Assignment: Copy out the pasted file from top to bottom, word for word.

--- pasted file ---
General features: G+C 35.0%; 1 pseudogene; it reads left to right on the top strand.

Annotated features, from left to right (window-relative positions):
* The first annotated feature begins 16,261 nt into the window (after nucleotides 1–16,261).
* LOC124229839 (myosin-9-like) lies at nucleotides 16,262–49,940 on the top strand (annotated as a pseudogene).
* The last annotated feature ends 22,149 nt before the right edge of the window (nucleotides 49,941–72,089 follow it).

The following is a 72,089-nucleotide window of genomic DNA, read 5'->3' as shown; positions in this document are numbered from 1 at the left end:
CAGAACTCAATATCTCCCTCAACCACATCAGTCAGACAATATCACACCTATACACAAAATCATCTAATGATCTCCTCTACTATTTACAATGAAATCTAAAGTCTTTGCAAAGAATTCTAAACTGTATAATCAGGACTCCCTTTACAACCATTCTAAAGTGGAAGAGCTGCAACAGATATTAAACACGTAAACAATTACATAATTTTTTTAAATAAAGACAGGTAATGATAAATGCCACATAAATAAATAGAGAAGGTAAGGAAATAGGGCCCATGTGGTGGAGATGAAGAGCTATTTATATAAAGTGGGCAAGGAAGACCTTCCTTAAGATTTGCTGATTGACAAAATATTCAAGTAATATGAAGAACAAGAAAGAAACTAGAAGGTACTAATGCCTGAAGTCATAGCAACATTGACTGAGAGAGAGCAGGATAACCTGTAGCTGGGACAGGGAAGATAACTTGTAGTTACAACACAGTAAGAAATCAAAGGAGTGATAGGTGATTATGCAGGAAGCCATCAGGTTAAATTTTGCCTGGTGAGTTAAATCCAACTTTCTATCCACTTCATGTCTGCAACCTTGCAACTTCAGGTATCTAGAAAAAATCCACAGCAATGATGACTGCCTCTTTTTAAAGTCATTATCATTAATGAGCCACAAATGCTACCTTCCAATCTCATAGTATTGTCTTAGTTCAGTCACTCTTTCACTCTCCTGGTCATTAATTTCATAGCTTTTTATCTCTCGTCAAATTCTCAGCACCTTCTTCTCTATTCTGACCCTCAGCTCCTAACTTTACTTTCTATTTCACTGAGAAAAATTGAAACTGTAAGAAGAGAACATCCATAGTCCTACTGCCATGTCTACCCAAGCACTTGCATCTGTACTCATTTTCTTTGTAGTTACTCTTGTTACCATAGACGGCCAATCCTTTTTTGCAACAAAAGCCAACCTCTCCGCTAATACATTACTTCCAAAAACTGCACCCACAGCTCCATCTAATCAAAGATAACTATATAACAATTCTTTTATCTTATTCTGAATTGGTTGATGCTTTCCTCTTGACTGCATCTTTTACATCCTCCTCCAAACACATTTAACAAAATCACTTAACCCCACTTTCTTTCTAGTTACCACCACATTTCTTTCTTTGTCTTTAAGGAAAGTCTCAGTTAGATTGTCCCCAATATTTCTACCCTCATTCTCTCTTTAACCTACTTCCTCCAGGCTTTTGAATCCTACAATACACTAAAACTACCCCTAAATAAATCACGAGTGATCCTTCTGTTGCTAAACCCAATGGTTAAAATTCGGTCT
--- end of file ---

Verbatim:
General features: G+C 35.0%; 1 pseudogene; it reads left to right on the top strand.

Annotated features, from left to right (window-relative positions):
* The first annotated feature begins 16,261 nt into the window (after nucleotides 1–16,261).
* LOC124229839 (myosin-9-like) lies at nucleotides 16,262–49,940 on the top strand (annotated as a pseudogene).
* The last annotated feature ends 22,149 nt before the right edge of the window (nucleotides 49,941–72,089 follow it).

The following is a 72,089-nucleotide window of genomic DNA, read 5'->3' as shown; positions in this document are numbered from 1 at the left end:
CAGAACTCAATATCTCCCTCAACCACATCAGTCAGACAATATCACACCTATACACAAAATCATCTAATGATCTCCTCTACTATTTACAATGAAATCTAAAGTCTTTGCAAAGAATTCTAAACTGTATAATCAGGACTCCCTTTACAACCATTCTAAAGTGGAAGAGCTGCAACAGATATTAAACACGTAAACAATTACATAATTTTTTTAAATAAAGACAGGTAATGATAAATGCCACATAAATAAATAGAGAAGGTAAGGAAATAGGGCCCATGTGGTGGAGATGAAGAGCTATTTATATAAAGTGGGCAAGGAAGACCTTCCTTAAGATTTGCTGATTGACAAAATATTCAAGTAATATGAAGAACAAGAAAGAAACTAGAAGGTACTAATGCCTGAAGTCATAGCAACATTGACTGAGAGAGAGCAGGATAACCTGTAGCTGGGACAGGGAAGATAACTTGTAGTTACAACACAGTAAGAAATCAAAGGAGTGATAGGTGATTATGCAGGAAGCCATCAGGTTAAATTTTGCCTGGTGAGTTAAATCCAACTTTCTATCCACTTCATGTCTGCAACCTTGCAACTTCAGGTATCTAGAAAAAATCCACAGCAATGATGACTGCCTCTTTTTAAAGTCATTATCATTAATGAGCCACAAATGCTACCTTCCAATCTCATAGTATTGTCTTAGTTCAGTCACTCTTTCACTCTCCTGGTCATTAATTTCATAGCTTTTTATCTCTCGTCAAATTCTCAGCACCTTCTTCTCTATTCTGACCCTCAGCTCCTAACTTTACTTTCTATTTCACTGAGAAAAATTGAAACTGTAAGAAGAGAACATCCATAGTCCTACTGCCATGTCTACCCAAGCACTTGCATCTGTACTCATTTTCTTTGTAGTTACTCTTGTTACCATAGACGGCCAATCCTTTTTTGCAACAAAAGCCAACCTCTCCGCTAATACATTACTTCCAAAAACTGCACCCACAGCTCCATCTAATCAAAGATAACTATATAACAATTCTTTTATCTTATTCTGAATTGGTTGATGCTTTCCTCTTGACTGCATCTTTTACATCCTCCTCCAAACACATTTAACAAAATCACTTAACCCCACTTTCTTTCTAGTTACCACCACATTTCTTTCTTTGTCTTTAAGGAAAGTCTCAGTTAGATTGTCCCCAATATTTCTACCCTCATTCTCTCTTTAACCTACTTCCTCCAGGCTTTTGAATCCTACAATACACTAAAACTACCCCTAAATAAATCACGAGTGATCCTTCTGTTGCTAAACCCAATGGTTAAAATTCGGTCT